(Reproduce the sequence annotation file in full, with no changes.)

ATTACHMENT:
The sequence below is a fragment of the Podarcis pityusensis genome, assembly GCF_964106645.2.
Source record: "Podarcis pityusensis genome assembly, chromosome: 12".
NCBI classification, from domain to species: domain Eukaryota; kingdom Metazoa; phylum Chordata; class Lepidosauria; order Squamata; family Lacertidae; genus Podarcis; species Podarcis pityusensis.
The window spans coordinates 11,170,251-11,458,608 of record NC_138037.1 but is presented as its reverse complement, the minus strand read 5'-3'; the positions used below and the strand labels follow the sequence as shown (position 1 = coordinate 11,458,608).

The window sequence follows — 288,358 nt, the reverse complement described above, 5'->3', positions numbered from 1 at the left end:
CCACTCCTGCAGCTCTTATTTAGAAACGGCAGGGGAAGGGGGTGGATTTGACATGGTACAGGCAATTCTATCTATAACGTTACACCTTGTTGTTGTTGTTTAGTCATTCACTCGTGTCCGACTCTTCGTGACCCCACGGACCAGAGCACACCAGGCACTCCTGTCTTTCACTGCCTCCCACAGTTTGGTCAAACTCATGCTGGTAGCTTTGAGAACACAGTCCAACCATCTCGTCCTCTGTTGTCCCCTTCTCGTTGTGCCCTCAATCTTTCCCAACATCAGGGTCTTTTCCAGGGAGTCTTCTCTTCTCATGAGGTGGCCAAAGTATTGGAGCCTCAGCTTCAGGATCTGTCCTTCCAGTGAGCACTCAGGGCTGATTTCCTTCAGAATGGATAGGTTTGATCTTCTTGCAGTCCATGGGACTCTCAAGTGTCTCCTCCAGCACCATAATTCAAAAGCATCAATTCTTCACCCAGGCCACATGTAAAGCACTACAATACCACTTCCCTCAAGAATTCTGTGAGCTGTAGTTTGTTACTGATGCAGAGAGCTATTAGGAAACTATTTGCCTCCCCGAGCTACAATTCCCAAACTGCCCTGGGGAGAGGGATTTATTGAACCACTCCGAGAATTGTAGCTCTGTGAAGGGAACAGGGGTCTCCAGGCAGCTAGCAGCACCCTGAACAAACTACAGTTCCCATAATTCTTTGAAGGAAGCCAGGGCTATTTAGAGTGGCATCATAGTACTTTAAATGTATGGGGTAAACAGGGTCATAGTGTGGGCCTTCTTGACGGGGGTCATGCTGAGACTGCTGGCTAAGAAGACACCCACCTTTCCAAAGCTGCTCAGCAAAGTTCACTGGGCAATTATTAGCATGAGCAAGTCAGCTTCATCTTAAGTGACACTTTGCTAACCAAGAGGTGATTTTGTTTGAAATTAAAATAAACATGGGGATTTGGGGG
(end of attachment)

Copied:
The sequence below is a fragment of the Podarcis pityusensis genome, assembly GCF_964106645.2.
Source record: "Podarcis pityusensis genome assembly, chromosome: 12".
NCBI classification, from domain to species: domain Eukaryota; kingdom Metazoa; phylum Chordata; class Lepidosauria; order Squamata; family Lacertidae; genus Podarcis; species Podarcis pityusensis.
The window spans coordinates 11,170,251-11,458,608 of record NC_138037.1 but is presented as its reverse complement, the minus strand read 5'-3'; the positions used below and the strand labels follow the sequence as shown (position 1 = coordinate 11,458,608).

The window sequence follows — 288,358 nt, the reverse complement described above, 5'->3', positions numbered from 1 at the left end:
CCACTCCTGCAGCTCTTATTTAGAAACGGCAGGGGAAGGGGGTGGATTTGACATGGTACAGGCAATTCTATCTATAACGTTACACCTTGTTGTTGTTGTTTAGTCATTCACTCGTGTCCGACTCTTCGTGACCCCACGGACCAGAGCACACCAGGCACTCCTGTCTTTCACTGCCTCCCACAGTTTGGTCAAACTCATGCTGGTAGCTTTGAGAACACAGTCCAACCATCTCGTCCTCTGTTGTCCCCTTCTCGTTGTGCCCTCAATCTTTCCCAACATCAGGGTCTTTTCCAGGGAGTCTTCTCTTCTCATGAGGTGGCCAAAGTATTGGAGCCTCAGCTTCAGGATCTGTCCTTCCAGTGAGCACTCAGGGCTGATTTCCTTCAGAATGGATAGGTTTGATCTTCTTGCAGTCCATGGGACTCTCAAGTGTCTCCTCCAGCACCATAATTCAAAAGCATCAATTCTTCACCCAGGCCACATGTAAAGCACTACAATACCACTTCCCTCAAGAATTCTGTGAGCTGTAGTTTGTTACTGATGCAGAGAGCTATTAGGAAACTATTTGCCTCCCCGAGCTACAATTCCCAAACTGCCCTGGGGAGAGGGATTTATTGAACCACTCCGAGAATTGTAGCTCTGTGAAGGGAACAGGGGTCTCCAGGCAGCTAGCAGCACCCTGAACAAACTACAGTTCCCATAATTCTTTGAAGGAAGCCAGGGCTATTTAGAGTGGCATCATAGTACTTTAAATGTATGGGGTAAACAGGGTCATAGTGTGGGCCTTCTTGACGGGGGTCATGCTGAGACTGCTGGCTAAGAAGACACCCACCTTTCCAAAGCTGCTCAGCAAAGTTCACTGGGCAATTATTAGCATGAGCAAGTCAGCTTCATCTTAAGTGACACTTTGCTAACCAAGAGGTGATTTTGTTTGAAATTAAAATAAACATGGGGATTTGGGGG